That impli­ca­tion looms large over the ques­tion of whether reg­u­lat­ing house­hold lever­age might do any good in pre­vent­ing anoth­er finan­cial crisis. 

There was a strong intu­ition at the time that this law was being draft­ed that this [DTI met­ric] would be an impor­tant deter­mi­nant of how loans end up per­form­ing,” DeFus­co says. But the researchers’ results imply that this intu­ition may have been flawed. 

That house­hold lever­age played a cen­tral role dur­ing the finan­cial cri­sis” is not in doubt, the authors write. But mea­sur­ing it as a ratio of debt to income is only one way to look at the phenomenon.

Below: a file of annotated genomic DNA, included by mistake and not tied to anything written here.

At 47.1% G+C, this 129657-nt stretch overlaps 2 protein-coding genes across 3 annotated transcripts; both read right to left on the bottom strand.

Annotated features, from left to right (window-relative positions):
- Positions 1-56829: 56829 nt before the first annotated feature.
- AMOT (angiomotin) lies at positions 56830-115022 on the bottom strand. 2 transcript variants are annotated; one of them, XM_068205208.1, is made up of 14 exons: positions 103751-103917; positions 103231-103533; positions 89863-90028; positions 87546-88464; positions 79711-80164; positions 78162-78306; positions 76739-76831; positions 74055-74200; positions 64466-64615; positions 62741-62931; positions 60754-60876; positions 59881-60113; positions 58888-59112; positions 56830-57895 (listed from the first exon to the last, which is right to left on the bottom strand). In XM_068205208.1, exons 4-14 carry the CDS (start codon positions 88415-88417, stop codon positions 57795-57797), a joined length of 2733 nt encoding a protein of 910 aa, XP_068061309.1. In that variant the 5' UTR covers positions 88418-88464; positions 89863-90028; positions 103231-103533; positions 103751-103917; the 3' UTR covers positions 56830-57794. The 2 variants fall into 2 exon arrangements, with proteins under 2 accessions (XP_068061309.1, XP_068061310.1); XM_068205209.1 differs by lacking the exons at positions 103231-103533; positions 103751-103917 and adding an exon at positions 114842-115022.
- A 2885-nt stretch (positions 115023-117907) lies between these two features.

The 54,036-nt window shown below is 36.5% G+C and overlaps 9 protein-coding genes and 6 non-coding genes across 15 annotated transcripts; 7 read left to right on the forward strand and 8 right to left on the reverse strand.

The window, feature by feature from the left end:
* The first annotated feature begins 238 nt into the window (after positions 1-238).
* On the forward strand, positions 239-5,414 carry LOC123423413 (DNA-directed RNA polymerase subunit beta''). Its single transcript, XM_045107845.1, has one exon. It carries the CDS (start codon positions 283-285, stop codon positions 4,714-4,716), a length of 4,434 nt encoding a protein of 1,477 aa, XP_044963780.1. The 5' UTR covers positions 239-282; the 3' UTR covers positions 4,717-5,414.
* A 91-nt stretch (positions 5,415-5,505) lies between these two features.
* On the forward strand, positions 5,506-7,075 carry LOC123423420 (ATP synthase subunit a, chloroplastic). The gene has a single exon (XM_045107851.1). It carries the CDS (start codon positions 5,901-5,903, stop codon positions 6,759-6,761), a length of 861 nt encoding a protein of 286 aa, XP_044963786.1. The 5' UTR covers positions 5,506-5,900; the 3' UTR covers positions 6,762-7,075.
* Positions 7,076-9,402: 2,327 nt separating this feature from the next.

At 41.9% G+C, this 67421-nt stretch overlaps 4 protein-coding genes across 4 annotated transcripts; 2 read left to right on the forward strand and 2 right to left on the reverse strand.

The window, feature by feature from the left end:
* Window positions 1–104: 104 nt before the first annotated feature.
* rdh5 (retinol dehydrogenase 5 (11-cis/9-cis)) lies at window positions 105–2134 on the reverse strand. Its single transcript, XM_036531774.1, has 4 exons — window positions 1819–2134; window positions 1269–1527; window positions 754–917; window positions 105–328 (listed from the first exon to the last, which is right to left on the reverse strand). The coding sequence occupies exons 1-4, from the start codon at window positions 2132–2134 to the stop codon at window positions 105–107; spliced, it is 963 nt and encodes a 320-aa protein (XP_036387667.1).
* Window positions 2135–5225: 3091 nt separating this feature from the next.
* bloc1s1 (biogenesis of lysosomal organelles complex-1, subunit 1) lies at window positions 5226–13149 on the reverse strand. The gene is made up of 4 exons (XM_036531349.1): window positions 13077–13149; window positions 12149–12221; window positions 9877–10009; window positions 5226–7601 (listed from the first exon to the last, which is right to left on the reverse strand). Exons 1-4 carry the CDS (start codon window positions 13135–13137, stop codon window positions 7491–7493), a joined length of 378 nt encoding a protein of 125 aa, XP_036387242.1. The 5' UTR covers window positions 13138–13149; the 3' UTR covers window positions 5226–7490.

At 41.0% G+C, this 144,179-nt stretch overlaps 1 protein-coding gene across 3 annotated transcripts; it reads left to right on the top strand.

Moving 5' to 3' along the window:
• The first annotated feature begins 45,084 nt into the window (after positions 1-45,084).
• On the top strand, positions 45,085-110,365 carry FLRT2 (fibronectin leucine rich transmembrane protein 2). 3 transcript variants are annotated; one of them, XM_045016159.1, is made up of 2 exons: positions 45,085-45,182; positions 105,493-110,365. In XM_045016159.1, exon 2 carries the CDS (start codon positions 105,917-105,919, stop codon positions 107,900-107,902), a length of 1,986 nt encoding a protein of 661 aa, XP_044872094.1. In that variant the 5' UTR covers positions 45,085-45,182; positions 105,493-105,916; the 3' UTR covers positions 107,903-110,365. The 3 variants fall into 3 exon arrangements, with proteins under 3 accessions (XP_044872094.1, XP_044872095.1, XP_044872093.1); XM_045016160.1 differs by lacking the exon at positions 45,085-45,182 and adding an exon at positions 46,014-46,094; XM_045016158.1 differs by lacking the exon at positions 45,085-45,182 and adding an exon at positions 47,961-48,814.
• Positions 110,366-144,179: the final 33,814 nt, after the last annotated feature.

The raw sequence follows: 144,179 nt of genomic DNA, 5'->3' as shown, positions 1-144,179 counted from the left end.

There’s anoth­er notion of lever­age that could be impor­tant, which is how large your loan is rel­a­tive to the val­ue of your house,” DeFus­co adds. That’s a thing our results can’t speak to, and the law doesn’t reg­u­late it any­way. But that could be anoth­er dimen­sion along which lever­age is very impor­tant and if we reg­u­lat­ed that, it could have very dif­fer­ent results.” 

About the Writer

John Pavlus is a writer and filmmaker focusing on science, technology, and design topics. He lives in Portland, Oregon.

About the Research

DeFusco, Anthony A., Stephanie Johnson, and John Mondragon. 2017. “Regulating Household Leverage.” Working paper.

Read the original